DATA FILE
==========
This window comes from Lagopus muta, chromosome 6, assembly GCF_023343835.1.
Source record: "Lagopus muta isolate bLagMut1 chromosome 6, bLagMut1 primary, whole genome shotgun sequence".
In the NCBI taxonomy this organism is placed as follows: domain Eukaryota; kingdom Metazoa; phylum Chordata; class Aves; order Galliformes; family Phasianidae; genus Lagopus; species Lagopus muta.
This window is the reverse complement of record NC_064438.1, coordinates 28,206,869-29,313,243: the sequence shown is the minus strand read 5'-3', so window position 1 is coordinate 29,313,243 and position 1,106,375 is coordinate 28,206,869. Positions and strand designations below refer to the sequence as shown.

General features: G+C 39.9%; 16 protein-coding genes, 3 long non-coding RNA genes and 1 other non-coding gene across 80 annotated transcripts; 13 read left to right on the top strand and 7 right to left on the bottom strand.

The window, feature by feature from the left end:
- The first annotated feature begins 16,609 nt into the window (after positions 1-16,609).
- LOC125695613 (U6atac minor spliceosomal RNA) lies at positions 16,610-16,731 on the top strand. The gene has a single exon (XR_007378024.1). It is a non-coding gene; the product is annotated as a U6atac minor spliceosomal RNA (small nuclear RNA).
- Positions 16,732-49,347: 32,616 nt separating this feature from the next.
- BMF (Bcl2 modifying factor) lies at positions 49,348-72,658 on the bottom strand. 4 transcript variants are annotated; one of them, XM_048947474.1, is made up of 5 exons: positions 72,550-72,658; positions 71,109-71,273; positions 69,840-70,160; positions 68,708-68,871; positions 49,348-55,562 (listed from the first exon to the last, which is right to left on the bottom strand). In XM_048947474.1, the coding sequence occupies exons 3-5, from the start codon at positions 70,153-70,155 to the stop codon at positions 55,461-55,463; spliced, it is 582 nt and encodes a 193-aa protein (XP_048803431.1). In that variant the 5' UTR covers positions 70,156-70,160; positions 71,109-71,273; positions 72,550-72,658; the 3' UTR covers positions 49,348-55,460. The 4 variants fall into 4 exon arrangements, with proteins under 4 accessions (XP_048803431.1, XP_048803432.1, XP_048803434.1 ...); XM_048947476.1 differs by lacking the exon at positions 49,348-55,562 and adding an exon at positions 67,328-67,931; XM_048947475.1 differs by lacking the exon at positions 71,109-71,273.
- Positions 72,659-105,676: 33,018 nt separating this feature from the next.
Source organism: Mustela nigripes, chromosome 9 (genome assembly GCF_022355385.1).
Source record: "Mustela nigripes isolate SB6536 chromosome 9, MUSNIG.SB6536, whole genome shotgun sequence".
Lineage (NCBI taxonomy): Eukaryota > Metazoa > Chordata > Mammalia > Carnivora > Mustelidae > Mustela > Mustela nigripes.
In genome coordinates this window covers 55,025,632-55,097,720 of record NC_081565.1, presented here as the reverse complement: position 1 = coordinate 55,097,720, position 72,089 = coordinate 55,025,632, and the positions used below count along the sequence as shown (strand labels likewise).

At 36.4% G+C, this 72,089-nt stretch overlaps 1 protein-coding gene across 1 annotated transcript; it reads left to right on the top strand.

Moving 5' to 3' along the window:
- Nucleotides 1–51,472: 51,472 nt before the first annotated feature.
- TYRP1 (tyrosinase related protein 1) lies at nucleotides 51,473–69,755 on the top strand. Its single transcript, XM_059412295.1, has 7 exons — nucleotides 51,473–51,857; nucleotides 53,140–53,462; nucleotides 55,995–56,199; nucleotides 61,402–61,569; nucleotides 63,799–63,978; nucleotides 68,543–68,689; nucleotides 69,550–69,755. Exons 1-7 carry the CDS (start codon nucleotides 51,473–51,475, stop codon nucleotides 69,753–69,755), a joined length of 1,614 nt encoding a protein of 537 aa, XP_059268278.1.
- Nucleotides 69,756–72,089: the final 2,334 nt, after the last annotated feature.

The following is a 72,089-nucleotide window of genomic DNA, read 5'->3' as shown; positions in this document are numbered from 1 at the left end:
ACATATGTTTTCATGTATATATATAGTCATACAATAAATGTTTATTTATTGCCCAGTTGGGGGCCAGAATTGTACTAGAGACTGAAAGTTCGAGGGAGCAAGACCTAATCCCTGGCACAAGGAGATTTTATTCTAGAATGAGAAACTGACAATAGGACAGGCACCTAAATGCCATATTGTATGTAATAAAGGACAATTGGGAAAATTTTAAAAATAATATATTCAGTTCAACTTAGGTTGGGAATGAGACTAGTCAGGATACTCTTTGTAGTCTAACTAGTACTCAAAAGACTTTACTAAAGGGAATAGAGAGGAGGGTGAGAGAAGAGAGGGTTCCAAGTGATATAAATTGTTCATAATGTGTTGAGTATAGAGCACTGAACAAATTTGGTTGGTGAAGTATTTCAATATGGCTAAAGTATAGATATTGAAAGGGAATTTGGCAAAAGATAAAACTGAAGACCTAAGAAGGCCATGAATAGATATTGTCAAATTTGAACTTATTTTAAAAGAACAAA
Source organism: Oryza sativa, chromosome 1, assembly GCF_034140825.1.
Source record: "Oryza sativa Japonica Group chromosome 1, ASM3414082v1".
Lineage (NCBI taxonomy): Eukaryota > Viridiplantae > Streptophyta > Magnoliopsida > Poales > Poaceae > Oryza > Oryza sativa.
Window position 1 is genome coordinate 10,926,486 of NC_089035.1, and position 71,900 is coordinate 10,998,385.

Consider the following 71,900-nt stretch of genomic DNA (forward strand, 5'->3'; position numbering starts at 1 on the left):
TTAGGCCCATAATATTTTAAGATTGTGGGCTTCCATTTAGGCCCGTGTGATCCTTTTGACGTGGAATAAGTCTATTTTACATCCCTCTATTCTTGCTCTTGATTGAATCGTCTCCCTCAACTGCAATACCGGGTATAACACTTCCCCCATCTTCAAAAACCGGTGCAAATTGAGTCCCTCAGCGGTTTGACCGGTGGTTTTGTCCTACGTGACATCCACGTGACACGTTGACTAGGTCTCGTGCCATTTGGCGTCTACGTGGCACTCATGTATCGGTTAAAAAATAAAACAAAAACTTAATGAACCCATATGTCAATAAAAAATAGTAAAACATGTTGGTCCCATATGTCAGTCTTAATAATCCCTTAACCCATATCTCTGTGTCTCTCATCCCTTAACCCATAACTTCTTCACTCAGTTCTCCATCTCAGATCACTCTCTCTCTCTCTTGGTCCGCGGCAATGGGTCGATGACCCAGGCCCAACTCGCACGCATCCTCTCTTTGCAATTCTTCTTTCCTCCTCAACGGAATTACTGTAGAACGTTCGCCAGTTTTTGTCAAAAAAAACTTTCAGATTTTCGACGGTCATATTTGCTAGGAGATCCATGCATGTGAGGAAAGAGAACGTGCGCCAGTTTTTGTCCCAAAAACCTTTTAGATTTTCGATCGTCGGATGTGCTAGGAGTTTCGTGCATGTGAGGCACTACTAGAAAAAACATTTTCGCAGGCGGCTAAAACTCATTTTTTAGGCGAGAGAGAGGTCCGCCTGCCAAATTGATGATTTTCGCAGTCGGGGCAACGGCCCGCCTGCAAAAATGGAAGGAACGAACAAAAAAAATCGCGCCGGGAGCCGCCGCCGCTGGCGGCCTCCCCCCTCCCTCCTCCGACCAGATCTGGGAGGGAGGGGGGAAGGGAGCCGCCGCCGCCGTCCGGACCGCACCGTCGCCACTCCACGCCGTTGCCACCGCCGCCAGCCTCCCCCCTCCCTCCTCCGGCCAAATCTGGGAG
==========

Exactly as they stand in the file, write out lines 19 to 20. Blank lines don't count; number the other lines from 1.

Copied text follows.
- TYRP1 (tyrosinase related protein 1) lies at nucleotides 51,473–69,755 on the top strand. Its single transcript, XM_059412295.1, has 7 exons — nucleotides 51,473–51,857; nucleotides 53,140–53,462; nucleotides 55,995–56,199; nucleotides 61,402–61,569; nucleotides 63,799–63,978; nucleotides 68,543–68,689; nucleotides 69,550–69,755. Exons 1-7 carry the CDS (start codon nucleotides 51,473–51,475, stop codon nucleotides 69,753–69,755), a joined length of 1,614 nt encoding a protein of 537 aa, XP_059268278.1.
- Nucleotides 69,756–72,089: the final 2,334 nt, after the last annotated feature.